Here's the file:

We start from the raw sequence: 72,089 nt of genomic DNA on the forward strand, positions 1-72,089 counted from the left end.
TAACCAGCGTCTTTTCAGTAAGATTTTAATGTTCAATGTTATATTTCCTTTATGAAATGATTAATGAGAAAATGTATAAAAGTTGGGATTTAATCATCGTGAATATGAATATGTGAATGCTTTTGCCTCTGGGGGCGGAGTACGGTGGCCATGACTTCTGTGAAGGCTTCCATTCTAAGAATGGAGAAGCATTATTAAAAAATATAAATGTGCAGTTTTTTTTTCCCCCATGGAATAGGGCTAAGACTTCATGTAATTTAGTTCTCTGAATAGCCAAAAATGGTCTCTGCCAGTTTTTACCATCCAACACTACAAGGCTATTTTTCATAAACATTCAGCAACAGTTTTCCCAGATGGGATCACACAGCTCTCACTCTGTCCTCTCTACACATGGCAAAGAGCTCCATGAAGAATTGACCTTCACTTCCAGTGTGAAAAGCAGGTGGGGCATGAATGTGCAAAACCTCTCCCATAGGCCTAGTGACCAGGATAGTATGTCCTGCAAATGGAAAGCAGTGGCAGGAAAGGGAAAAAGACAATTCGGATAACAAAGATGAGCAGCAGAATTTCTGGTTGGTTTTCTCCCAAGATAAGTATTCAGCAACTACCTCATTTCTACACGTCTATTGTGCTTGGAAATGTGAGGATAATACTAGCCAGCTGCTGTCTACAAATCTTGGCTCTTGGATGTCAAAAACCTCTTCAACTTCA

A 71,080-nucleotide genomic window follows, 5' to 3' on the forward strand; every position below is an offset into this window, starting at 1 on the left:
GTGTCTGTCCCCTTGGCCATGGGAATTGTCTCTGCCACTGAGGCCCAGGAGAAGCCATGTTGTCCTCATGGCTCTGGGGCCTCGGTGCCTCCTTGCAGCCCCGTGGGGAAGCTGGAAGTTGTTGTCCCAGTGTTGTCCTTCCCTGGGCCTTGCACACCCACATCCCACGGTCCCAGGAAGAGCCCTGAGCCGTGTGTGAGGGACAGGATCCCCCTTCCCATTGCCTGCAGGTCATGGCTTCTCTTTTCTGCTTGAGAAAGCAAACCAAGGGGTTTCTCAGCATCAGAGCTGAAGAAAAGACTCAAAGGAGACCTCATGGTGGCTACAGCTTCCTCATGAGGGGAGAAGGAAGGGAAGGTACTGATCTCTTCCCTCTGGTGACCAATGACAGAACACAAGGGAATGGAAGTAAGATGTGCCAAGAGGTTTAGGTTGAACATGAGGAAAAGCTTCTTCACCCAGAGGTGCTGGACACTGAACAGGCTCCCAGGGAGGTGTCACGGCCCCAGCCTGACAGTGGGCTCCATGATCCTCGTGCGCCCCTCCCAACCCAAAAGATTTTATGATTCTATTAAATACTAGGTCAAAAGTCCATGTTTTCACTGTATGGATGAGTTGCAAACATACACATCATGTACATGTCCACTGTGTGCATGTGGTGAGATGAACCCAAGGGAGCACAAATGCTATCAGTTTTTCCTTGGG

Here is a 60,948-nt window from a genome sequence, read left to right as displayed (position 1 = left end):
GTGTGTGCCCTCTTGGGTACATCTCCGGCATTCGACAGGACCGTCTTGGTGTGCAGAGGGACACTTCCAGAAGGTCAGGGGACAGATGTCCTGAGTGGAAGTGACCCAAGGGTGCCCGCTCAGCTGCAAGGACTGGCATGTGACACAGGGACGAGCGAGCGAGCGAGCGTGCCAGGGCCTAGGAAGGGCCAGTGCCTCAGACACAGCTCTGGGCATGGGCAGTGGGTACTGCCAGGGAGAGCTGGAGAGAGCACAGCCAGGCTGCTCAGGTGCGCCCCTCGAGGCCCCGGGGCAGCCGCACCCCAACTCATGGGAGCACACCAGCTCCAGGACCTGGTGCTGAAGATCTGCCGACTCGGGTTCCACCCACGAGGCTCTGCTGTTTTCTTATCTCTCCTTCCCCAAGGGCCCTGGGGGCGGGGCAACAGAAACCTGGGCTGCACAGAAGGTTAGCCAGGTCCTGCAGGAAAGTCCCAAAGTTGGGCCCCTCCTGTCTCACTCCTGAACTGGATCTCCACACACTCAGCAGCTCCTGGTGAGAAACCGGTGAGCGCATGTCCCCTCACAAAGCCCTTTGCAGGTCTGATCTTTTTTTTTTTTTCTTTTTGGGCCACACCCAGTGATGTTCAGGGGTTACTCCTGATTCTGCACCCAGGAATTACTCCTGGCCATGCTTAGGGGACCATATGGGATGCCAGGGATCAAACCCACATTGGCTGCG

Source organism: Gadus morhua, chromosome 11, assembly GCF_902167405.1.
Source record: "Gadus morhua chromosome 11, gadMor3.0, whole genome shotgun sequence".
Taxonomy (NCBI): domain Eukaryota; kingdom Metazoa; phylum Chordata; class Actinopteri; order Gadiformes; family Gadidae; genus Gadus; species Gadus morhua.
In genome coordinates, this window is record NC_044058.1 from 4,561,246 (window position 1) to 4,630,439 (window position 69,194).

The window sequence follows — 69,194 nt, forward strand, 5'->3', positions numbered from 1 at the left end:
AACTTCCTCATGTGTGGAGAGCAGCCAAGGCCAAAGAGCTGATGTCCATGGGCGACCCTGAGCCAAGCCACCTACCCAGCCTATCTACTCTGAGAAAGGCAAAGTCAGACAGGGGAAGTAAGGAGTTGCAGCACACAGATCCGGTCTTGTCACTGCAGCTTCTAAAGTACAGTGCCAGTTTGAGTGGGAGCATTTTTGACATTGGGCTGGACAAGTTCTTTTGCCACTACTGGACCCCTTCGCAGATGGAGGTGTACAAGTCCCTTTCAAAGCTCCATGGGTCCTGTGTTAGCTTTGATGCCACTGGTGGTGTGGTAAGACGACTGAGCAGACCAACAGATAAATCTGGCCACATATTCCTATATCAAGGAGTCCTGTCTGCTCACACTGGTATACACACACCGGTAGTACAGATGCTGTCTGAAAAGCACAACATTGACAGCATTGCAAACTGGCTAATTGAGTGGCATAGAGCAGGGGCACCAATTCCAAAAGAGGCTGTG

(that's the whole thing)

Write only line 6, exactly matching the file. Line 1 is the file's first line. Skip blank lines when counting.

GTGTGTGCCCTCTTGGGTACATCTCCGGCATTCGACAGGACCGTCTTGGTGTGCAGAGGGACACTTCCAGAAGGTCAGGGGACAGATGTCCTGAGTGGAAGTGACCCAAGGGTGCCCGCTCAGCTGCAAGGACTGGCATGTGACACAGGGACGAGCGAGCGAGCGAGCGTGCCAGGGCCTAGGAAGGGCCAGTGCCTCAGACACAGCTCTGGGCATGGGCAGTGGGTACTGCCAGGGAGAGCTGGAGAGAGCACAGCCAGGCTGCTCAGGTGCGCCCCTCGAGGCCCCGGGGCAGCCGCACCCCAACTCATGGGAGCACACCAGCTCCAGGACCTGGTGCTGAAGATCTGCCGACTCGGGTTCCACCCACGAGGCTCTGCTGTTTTCTTATCTCTCCTTCCCCAAGGGCCCTGGGGGCGGGGCAACAGAAACCTGGGCTGCACAGAAGGTTAGCCAGGTCCTGCAGGAAAGTCCCAAAGTTGGGCCCCTCCTGTCTCACTCCTGAACTGGATCTCCACACACTCAGCAGCTCCTGGTGAGAAACCGGTGAGCGCATGTCCCCTCACAAAGCCCTTTGCAGGTCTGATCTTTTTTTTTTTTTCTTTTTGGGCCACACCCAGTGATGTTCAGGGGTTACTCCTGATTCTGCACCCAGGAATTACTCCTGGCCATGCTTAGGGGACCATATGGGATGCCAGGGATCAAACCCACATTGGCTGCG